As gunmen kidnap more than 140 Christian schoolchildren in Nigeria, Release International is again urging the international community to call Nigeria to account over its appalling failure to protect its Christian minority in the north.
The gunmen, suspected to be Fulani militants, overcame security guards and forced their way into Bethel Baptist boarding school in Kaduna at 2am on Monday morning. They kidnapped most of 180 students who attend the school. A few managed to escape, according to reports.
The exact numbers of high school students abducted is still unknown. Estimates vary from 140 to 164.
News agency AFP says this is the fourth mass school kidnapping in Kaduna state since December. It’s estimated that more Christians are kidnapped in Nigeria than any other country in the world.
‘Our hearts and prayers go out for these kidnapped children and their parents. God knows what they are going through,’ says Paul Robinson, the CEO of UK-based Release International, which supports persecuted Christians around the world.
‘This appalling failure by Nigeria to protect its Christian citizens has to stop. The international community must compel Nigeria to effective action to protect its vulnerable Christian minority in the North against attacks from extremists.’
The Nigerian government has blamed bandits for the growing numbers of kidnappings and attacks against its Christian population. But international observers recognise a religious dimension behind many of the attacks.
The most likely perpetrators are Fulani herdsmen, whose grazing land is being eroded by desertification.
‘If so, by attacking Christians, they are following in the footsteps of Islamist militants, including Boko Haram and ISWAP (Islamic State West African Province),’ says Paul Robinson of Release International.
The declared aim of Boko Haram is to turn Nigeria into an Islamic state. It has ordered its supporters to kill Christians.
‘By attacking Christians in the north and middle belts of Nigeria, the Fulani militants are serving the same jihadist agenda as these Islamist terror groups,’ adds Paul Robinson. ‘And the Nigerian government is simply not doing enough to protect its Christian citizens who are under attack. Pressure must be brought to bear on Nigeria from the international community.’
Three recent reports confirm the growing spread of violence against Christians in Nigeria.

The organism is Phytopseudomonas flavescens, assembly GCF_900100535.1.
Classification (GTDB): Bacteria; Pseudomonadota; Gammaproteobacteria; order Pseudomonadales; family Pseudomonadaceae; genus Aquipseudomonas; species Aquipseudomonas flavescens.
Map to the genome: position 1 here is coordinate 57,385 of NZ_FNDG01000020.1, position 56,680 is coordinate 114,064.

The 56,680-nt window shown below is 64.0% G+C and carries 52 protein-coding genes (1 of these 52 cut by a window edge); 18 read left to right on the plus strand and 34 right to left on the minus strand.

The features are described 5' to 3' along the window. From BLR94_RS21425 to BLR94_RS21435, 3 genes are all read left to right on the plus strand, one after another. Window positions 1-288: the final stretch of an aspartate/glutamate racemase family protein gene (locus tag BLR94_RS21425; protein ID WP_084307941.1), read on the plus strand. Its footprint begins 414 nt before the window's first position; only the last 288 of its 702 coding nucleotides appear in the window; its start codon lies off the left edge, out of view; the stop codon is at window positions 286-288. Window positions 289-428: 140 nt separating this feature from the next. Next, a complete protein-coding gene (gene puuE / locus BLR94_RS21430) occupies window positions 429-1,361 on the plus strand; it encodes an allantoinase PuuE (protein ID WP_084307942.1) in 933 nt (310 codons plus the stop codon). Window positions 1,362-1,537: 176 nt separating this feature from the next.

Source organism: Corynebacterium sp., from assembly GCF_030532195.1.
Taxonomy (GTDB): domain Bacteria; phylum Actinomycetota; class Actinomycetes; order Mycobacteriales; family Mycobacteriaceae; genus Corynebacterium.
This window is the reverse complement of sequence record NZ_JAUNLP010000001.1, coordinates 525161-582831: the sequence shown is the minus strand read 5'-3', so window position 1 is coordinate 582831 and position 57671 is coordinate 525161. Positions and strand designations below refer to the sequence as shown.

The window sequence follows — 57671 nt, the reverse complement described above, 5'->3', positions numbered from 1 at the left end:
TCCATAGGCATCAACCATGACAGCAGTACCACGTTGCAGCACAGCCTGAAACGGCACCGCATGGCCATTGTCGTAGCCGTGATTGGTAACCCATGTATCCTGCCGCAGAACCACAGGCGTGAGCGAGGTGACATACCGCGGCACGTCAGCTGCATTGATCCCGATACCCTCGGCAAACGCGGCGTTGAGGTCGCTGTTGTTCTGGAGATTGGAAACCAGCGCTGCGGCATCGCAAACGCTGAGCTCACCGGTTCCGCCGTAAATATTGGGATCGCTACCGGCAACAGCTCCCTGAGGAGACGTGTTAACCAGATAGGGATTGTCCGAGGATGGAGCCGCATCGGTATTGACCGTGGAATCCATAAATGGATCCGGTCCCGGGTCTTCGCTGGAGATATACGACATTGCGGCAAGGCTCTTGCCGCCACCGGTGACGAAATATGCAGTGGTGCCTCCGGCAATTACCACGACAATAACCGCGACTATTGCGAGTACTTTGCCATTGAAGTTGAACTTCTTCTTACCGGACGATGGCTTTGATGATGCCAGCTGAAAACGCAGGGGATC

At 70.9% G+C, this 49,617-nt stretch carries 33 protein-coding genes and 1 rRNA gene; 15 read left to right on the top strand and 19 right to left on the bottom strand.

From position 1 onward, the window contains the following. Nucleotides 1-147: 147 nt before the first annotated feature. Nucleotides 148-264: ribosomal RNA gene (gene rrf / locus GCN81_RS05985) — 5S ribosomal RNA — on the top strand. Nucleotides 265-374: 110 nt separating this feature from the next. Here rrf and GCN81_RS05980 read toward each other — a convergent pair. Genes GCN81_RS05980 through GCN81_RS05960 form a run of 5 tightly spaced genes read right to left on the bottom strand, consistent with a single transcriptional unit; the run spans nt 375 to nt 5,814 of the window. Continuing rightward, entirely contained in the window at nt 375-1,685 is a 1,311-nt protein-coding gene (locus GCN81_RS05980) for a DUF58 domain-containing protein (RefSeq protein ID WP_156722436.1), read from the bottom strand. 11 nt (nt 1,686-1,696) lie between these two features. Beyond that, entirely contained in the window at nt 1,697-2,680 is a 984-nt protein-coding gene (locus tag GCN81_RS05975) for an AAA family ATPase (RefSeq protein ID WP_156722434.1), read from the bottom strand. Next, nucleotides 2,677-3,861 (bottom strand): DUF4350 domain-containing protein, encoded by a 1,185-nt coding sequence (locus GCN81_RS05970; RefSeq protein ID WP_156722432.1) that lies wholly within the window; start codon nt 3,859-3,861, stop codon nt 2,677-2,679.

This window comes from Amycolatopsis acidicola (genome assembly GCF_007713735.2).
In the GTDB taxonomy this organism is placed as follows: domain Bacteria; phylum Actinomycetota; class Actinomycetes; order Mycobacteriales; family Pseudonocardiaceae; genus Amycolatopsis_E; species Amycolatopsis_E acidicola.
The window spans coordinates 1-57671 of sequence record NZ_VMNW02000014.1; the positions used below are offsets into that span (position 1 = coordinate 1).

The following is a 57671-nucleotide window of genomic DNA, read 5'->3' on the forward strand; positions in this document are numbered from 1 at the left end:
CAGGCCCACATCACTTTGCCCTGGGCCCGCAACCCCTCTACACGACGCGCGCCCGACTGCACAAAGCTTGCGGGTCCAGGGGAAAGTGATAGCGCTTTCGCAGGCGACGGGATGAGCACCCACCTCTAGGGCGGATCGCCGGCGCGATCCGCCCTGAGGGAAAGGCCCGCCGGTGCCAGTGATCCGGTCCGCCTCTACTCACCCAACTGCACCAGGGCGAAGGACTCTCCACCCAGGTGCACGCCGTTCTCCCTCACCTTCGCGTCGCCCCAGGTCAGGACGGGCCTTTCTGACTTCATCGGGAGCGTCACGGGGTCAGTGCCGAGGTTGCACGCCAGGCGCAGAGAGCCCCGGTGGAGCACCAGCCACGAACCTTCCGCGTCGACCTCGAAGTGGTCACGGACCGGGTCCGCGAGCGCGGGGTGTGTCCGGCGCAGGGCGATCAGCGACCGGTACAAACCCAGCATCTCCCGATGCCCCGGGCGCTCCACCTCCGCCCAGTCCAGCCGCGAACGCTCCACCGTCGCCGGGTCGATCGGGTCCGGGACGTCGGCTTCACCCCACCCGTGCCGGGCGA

According to the Nigerian NGO Intersociety, in the four months from January to April 2021 Nigeria ‘lost no fewer than 1,470 Christians… the highest number recorded since 2014’.
And separate reports by the US State Department and the United States Commission on International Religious Freedom (USCIRF) singled out Nigeria as a ‘country of particular concern for tolerating severe violations of religious freedom’.
According to Intersociety, 2,200 Nigerian Christians were abducted between January and April this year. Of those 220 are believed to have been murdered.
Intersociety say Fulani militants killed more than 800 Christians, in a conflict often simplistically characterised as clashes over resources between herders and farmers.
According to the UK All-Party Parliamentary Group for International Freedom or Belief there is a religious dimension behind the growing violence against Christians in the North and Middle Belts of Nigeria.
It says Fulani militants have adopted ’a comparable strategy to Boko Haram and ISWAP [Islamic State West Africa Province], and demonstrated a clear intent to target Christians and potent symbols of Christian identity.’
That religious dimension is reiterated in the 2021 Annual Report of the USCIRF. It notes that Boko Haram fighters beheaded the local chairman of the Christian Association of Nigeria (CAN) in Adamawa State because he refused to renounce his faith, while ISWAP fighters executed five aid workers as a warning to “all those being used by infidels to convert Muslims to Christianity”.
And in a separate report, the US State Department cites Nigerian Minister of Culture Lai Mohammed, who declared Boko Haram and ISIS fighters ‘have started targeting Christians and Christian villages… to trigger a religious war and throw the nation into chaos.’
The US State Department also quotes the president of the Christian Association of Nigeria, Reverend Samson Ayokunle, who warns Fulani militants and others share ‘a goal to Islamise Nigeria’.
Release International is concerned about attempts to simplify and reduce the causes of conflict to little more than a tussle over resources.
‘To characterise this as just a farmer/herder conflict is a gross over-simplification,’ says Release International CEO, Paul Robinson.
‘Boko Haram has publicly called for the killing of Christians and stated its aim to Islamise the whole of Nigeria. Fulani militants are now killing more Christians than Boko Haram fighters. In so doing, they appear to be serving the same Islamist agenda.
‘This has been going on for far too long. How many more innocent men, women and children need to suffer before something is done? The world must wake up to what is happening in the most populous nation in Africa.’
Through its international network of missions, Release International is active in some 25 countries around the world, supporting pastors, Christian prisoners and their families; supplying Christian literature and Bibles, and working for justice.
US State Dept Nigeria report: https://www.state.gov/reports/2020-country-reports-on-human-rights-practices/nigeria/